As the US begins a security transition in Afghanistan, it has focused the vast majority of its strategy, efforts and resources on building Afghan security forces and weakening insurgents through military pressure. Yet the broader Afghan state is in crisis.
Afghans we met with during a recent trip to Kabul warned that their country's fragile democratic institutions were crumbling. If the current political trajectory continues, Afghan security forces may have no state left to defend.
A range of Afghans — government officials, opposition figures and members of civil society — argued that the US must perform a tricky balancing act to strengthen the state. The Obama administration should heal its rift with Afghan President Hamid Karzai but without providing unconditional financial and political support, which weakens Afghan state institutions and contributes to a culture of impunity.
Relying exclusively on Karzai or pushing to marginalise him would be calamitous for Afghanistan's stability. Navigating this minefield demands deft diplomacy — one that uses transparency, conditions and incentives to help Afghanistan create a political system that is lasting, includes the current opposition and leaves the door open for a settlement with elements of the Taliban.
Key shifts in US policy are required. First, it requires the US to be crystal clear about its objectives in Afghanistan, supported by a political track that is synchronised with the military strategy between now and 2014 — and beyond.
Conspiracy theories abound even at the most senior levels of the Afghan government that the US wants to use Afghanistan indefinitely as a base to project power in Asia and the Middle East as part of a new ‘Great Game'.
Many Afghans view America's stated counter-terrorism objectives as secondary to this larger interest. This perception is partially due to Afghanistan's fertile ground for conspiracy theories; it is also a result of mixed messages emanating from US policymakers, particularly in Congress but also in the Obama administration.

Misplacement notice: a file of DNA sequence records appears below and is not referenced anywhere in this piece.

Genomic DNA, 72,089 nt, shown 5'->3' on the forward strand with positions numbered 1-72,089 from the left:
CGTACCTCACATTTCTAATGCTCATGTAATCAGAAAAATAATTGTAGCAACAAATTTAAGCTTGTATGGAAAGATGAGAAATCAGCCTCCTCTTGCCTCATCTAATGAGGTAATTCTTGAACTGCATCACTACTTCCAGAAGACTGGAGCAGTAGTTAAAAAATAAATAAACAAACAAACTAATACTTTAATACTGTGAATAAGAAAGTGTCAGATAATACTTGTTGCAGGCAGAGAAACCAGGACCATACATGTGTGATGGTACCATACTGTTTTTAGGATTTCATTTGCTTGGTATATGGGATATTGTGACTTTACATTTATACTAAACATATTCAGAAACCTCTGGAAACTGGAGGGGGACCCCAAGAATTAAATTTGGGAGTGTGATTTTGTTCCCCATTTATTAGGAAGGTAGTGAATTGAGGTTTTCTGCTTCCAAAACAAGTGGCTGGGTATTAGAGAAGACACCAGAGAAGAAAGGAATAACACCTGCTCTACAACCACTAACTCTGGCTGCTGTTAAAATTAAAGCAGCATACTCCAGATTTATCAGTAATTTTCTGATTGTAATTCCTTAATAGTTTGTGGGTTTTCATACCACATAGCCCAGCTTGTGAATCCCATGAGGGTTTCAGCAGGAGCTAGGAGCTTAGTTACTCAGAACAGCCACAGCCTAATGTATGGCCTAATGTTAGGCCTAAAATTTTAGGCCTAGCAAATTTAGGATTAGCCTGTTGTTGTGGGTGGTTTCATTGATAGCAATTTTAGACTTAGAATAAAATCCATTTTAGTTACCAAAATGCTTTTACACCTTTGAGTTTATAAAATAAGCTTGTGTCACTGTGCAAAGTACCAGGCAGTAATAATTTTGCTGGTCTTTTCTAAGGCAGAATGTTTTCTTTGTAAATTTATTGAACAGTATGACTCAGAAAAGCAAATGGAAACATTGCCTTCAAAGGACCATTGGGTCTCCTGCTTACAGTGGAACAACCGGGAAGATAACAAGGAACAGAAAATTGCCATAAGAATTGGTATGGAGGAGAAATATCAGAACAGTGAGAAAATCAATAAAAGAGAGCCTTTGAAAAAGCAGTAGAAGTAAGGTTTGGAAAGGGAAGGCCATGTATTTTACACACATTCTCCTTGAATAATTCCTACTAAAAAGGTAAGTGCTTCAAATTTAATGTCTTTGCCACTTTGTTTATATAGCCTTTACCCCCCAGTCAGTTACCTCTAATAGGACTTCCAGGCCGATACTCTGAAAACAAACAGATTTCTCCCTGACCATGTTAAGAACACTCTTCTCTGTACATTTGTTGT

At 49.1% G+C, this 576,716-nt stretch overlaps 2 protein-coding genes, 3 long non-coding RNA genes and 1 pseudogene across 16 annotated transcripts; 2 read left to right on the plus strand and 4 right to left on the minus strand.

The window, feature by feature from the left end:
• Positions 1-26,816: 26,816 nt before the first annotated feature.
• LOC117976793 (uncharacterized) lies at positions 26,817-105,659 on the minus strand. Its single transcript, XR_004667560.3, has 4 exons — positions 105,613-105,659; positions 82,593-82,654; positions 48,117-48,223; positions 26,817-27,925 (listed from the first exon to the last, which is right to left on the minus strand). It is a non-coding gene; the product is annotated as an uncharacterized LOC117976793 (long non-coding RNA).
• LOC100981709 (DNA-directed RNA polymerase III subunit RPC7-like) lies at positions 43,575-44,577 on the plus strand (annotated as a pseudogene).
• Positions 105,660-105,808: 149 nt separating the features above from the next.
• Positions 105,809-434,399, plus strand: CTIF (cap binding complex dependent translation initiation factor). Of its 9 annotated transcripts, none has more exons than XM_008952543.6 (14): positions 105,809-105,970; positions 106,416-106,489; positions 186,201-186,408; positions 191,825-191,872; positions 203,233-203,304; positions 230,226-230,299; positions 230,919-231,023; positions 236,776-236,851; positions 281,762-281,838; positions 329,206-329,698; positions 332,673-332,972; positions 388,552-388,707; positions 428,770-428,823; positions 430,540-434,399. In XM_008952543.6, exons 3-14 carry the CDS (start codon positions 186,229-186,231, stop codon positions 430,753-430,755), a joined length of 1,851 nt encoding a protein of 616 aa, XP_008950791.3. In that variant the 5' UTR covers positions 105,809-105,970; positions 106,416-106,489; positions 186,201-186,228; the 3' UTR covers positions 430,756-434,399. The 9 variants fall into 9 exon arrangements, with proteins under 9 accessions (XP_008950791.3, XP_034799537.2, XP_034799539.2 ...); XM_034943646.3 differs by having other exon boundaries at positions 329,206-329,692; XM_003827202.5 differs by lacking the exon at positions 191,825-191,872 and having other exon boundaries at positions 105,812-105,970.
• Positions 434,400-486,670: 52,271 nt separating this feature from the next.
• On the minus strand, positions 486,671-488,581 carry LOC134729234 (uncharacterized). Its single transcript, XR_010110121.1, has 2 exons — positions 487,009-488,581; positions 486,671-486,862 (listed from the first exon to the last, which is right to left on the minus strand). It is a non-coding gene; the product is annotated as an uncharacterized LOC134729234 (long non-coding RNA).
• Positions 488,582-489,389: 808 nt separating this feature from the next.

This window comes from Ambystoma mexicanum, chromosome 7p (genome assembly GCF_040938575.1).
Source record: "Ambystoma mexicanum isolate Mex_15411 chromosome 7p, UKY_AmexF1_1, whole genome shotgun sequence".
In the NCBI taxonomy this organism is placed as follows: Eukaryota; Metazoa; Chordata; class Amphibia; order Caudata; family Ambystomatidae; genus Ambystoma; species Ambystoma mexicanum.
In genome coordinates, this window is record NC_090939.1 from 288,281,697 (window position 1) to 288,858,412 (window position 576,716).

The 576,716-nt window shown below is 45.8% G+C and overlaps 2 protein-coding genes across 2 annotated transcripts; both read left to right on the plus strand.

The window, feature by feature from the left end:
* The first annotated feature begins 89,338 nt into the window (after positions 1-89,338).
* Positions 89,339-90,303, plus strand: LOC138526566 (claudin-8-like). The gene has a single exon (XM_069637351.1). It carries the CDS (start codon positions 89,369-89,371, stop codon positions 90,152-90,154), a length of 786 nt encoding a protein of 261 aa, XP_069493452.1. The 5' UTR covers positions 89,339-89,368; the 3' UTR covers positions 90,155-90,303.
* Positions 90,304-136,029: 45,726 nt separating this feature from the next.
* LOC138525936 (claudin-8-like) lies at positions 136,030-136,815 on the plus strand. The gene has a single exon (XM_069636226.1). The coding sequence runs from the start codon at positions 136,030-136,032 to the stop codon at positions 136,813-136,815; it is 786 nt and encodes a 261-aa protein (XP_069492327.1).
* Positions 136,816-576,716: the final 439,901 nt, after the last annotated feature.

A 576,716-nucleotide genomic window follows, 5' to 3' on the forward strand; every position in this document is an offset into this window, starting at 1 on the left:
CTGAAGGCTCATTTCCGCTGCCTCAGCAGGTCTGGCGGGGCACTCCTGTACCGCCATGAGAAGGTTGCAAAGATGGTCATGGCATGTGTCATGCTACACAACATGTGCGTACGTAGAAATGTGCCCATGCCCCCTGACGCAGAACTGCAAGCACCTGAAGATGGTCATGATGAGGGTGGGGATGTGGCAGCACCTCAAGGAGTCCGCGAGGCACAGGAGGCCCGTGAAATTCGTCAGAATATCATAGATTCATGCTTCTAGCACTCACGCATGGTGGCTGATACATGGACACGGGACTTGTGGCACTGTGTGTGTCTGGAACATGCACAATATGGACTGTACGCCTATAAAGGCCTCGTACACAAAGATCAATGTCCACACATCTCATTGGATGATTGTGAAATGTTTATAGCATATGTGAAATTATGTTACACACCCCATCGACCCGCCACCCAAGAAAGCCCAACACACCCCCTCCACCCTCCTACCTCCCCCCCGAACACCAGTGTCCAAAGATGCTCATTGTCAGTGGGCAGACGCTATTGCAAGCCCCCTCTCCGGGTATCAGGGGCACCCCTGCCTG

The new team, led by Ambassador Ryan Crocker and General John Allen, must reduce these wrong perceptions and create a civil-military road map that better integrates US political, economy and military strategies. This plan needs to work backward from 2014, when a transition occurs under the Afghan constitution from Karzai to an elected successor, as well as from allied forces to the Afghan government.
Second, despite its public aversion to nation-building, the US government must support Afghanistan's institutions and democratic forces, including the media, parliament, Supreme Court, Independent Election Commission and even the political opposition.
Although these bodies remain weak, they channel more Afghan voices into the political system, creating increased accountability. Karzai has said that he will step down in 2014, and the US must work with him and Afghanistan's parliament to reform the electoral system to enable political party formation and to support the emergence of Afghan leaders who can assume national leadership positions after him.
Third, the US must more effectively use its leverage to encourage political and economic reforms. The strategic partnership agreement under negotiation offers an opportunity to clarify US and Afghan objectives and to provide minimum conditions for ongoing US support. The US should establish within that agreement specific reforms required by the Afghans in return for continued assistance to the Afghan government and its National Security Forces.
Fourth, the US needs to commit to facilitating an Afghan political settlement. The ambivalence in the US approach on this issue is creating confusion in the region and within the Afghan leadership and is increasing tensions between the Afghan and US governments.
The US should support the appointment of an international mediator, accept an office in a third country for discussions to take place with Taliban insurgents, and calibrate its military approach to support an eventual settlement. It must push for an open and transparent process, which includes the domestic opposition and civil society, so that their fears are addressed.
And the one view that seems to unite the entire Afghan political spectrum is that the US needs a comprehensive regional diplomatic strategy that stops Pakistan from playing a spoiler role.
President Barack Obama took the right step in announcing the start of the transition in Afghanistan. After nearly 10 years, American troops need to begin coming home, and Afghan security forces need to take the lead. But as this security transition occurs the US needs to accelerate its efforts to help Afghanistan strengthen its political institutions, power-sharing arrangements and economic foundations to make sure the country will be able stand on its own.
John Podesta is president of the Centre for American Progress; Brian Katulis and Caroline Wadhams are senior fellows in the centre's national security programme.